Someone Else Reaches Out

If you’ve been reading this blog for a while, then you might remember that I already have a post called “Someone Reaches Out.” I wrote this six months ago tomorrow, and the context was that an elderly colleague of mine had reached out to tell of his concerns for my situation.

Yesterday, I was working with that colleague when another, much younger collague arrived on the scene, and rather unexpectedly. This colleague is an old friend of my wife and me, and in fact is someone that my wife has likely known for longer than she has known me. I believe she met this colleague (who is also Japanese) soon after arriving in this city just over ten years ago. Everyone was happy to see this colleague, as she used to work regularly with us on weekends, and was well liked and respected. This colleague kept a strong relationship with my wife and me when we moved away from the city some years ago for my work, and this colleague even came to visit us at our home that was over 100 miles away. So this colleague is, in fact, and old friend.

Somehow, I did not feel the least bit awkward seeing her. It’s an energetic thing, you know: sometimes you can get a sense when someone feels nervous or uneasy in your presence, and this has a straining effect upon that interaction. I have had this sense many times with that other colleague I work with on Saturdays — the one who has enabled and covered for my wife’s affair, and who gave my wife a place to stay for three months early on in our crisis situation.

This friend (yes, I have promoted her from “colleague” to “friend” for the rest of this post) chatted with a number of other people, and then came to the table where I was sitting with others, having my lunch. I inviter her to sit with us, and we all talked. Again, there was no awkwardness whatsoever. Talk turned to a benefit concert that she and a mutual friend would be giving later that evening. This is the same concert I mentioned in my last post, incidentally — a concert at which I thought my wife would be likely to attend.

After a bit, this friend got up to leave, as she had a rehearsal to attend for the concert last night. She said to me, “can you walk with me?” and I knew this meant that she wanted to talk. So, I put on my jacket (it has been pretty cold up here of late) and we headed out.

We got to the lobby, and she immediately told me how sorry she was about the situation between my wife and myself. She was visibly affected by all this and was nearly in tears. She said it was so sad to her, because she has so many good memories, and they are memories of her with me and my wife together. It is very hard for her to make this adjustment. She told me that she had not spoken to my wife much at all since she walked out on me — maybe two or three times in the past year; she said they had skyped once, and my wife apparently was very certain about her decision. This likely happened close to a year ago.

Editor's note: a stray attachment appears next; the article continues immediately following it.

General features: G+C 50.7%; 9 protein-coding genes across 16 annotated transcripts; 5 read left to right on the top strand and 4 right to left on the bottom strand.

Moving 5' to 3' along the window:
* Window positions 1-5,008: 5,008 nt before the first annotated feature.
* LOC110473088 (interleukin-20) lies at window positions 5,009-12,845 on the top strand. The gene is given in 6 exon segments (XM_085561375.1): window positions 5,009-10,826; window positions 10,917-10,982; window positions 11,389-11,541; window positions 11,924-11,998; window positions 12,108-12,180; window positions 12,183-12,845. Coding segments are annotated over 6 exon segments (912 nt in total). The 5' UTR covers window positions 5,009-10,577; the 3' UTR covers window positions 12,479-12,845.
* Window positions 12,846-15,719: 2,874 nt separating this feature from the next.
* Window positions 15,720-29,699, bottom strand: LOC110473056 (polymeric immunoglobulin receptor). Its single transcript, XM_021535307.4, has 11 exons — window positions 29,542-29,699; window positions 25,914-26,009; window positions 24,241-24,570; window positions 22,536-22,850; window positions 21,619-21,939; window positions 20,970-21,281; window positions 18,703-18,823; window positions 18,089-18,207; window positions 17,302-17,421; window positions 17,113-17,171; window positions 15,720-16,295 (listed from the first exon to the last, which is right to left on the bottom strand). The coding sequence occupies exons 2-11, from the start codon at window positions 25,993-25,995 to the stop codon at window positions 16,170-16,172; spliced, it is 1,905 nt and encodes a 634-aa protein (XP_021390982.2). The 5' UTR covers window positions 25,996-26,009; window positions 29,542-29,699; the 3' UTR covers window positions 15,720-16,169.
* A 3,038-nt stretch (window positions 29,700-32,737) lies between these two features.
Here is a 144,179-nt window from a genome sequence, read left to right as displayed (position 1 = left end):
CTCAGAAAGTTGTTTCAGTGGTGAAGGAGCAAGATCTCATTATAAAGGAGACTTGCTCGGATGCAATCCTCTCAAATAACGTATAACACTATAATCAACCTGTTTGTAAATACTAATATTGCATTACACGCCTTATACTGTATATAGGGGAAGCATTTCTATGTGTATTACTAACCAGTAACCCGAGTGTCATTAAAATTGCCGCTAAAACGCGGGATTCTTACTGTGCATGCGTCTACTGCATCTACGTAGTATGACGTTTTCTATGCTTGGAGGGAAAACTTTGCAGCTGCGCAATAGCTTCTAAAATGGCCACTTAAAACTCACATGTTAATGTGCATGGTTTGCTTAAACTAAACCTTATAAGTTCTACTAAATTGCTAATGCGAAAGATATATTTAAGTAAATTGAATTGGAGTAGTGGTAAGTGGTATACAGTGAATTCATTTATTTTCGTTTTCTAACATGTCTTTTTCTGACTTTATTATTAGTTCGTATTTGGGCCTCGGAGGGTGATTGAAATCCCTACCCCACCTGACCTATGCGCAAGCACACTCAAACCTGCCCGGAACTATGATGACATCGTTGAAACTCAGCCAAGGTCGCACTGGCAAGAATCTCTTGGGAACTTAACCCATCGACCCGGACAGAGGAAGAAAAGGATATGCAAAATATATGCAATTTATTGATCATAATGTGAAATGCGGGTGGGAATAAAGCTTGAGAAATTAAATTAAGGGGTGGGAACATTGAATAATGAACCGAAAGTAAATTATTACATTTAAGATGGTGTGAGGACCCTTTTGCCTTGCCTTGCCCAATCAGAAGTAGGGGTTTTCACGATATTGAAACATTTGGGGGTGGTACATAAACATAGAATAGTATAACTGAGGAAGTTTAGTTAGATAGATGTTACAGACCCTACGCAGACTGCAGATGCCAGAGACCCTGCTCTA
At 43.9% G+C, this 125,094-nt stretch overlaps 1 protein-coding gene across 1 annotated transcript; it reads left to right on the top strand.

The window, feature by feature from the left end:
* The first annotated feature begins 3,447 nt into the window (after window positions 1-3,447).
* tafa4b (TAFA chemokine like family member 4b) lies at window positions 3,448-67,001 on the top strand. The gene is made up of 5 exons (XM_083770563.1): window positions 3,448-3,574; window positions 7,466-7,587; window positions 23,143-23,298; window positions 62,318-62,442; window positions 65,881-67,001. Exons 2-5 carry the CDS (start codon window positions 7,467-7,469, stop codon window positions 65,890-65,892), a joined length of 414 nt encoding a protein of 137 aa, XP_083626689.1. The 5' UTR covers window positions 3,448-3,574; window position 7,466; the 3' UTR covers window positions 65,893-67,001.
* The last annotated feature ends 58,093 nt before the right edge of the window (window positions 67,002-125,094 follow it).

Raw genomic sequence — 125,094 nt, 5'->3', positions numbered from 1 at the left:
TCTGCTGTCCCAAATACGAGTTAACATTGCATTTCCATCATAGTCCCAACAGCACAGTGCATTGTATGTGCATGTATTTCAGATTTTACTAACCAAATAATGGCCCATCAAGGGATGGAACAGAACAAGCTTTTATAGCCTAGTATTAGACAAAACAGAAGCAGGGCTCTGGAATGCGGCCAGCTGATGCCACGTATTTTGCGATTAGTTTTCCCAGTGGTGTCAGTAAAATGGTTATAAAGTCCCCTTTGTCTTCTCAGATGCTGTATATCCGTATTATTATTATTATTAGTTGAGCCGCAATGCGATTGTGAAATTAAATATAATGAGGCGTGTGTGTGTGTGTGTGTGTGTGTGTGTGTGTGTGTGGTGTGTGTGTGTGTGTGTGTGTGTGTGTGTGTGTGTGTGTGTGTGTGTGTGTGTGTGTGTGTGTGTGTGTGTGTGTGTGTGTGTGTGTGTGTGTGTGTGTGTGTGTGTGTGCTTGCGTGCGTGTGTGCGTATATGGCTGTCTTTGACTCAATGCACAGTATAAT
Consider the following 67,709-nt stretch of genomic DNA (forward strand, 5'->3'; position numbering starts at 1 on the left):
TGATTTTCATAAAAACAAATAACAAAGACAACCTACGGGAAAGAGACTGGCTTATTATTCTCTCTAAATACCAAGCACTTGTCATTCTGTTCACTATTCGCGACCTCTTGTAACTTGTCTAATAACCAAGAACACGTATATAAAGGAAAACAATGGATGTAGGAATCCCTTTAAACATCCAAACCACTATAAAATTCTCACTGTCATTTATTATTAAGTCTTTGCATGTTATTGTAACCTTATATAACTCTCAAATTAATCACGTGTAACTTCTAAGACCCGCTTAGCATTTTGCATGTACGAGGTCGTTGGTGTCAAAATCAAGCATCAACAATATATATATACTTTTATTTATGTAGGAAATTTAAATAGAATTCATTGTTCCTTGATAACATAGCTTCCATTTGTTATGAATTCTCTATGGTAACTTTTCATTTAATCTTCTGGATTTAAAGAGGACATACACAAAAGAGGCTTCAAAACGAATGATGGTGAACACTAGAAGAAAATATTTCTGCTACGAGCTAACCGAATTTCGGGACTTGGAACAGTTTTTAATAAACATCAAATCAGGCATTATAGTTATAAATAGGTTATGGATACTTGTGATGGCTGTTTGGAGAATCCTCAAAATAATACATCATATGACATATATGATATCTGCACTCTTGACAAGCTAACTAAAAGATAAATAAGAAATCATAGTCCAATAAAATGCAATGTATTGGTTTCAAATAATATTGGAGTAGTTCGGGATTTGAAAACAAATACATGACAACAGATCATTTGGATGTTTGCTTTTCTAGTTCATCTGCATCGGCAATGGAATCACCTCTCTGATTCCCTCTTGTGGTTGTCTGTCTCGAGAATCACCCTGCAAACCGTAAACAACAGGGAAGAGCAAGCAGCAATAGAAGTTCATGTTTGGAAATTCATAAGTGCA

There wasn’t a whole lot that I could say, and I explained to her that this was out of the interest of protecting my wife’s privacy. I let her know that I was committed to my marriage (I still wear my wedding band) and that I believed this situation would be temporary. She told me that she would not be seeing my wife while she was in town. Bear in mind that this woman has been a good friend of my wife for about a decade now, and arrived from out of state (and quite a distance at that), and my wife apparently did not want to see her, or perhaps vice versa; perhaps it was mutual. I let her know that I would likely be dropping by the concert, as it was for a good cause; then, we said goodbye.

Thus it was that it began to seem that my wife might not be showing up at this concert after all. I had misjudged the situation entirely, but then again, I did not know that there were some sour grapes in the mix, so to speak. This is the first inkling I’ve had in an entire year that my wife has poisoned some friendships — and perhaps quite a lot of them — with her choices. I do know that my wife curiously shifted some of her friendships around, maintaining the rare one or two that accepted or even encouraged her affair, and that she had promoted one acquaintance to “close” friend (the woman above at whose house she lived for a few months) once it became clear that that woman encouraged her affair as well.

This revelation adds a completely new dynamic to things. There are consequences to actions, and my wife is doubtless feeling them. In normal times, she’d jump at the opportunity to see this friend; now, she has to avoid contact, not just with her, but likely with a number of other people as well. And all for what? A fairy tale relationship that will soon implode.

I did go to that concert last night, and my wife did not show up. I was not surprised, although I was disappointed. The concert itself was quite a moving experience, but that is a topic for another post, or even for another blog.

For now, I remain in that holding pattern, waiting for the affair to end.

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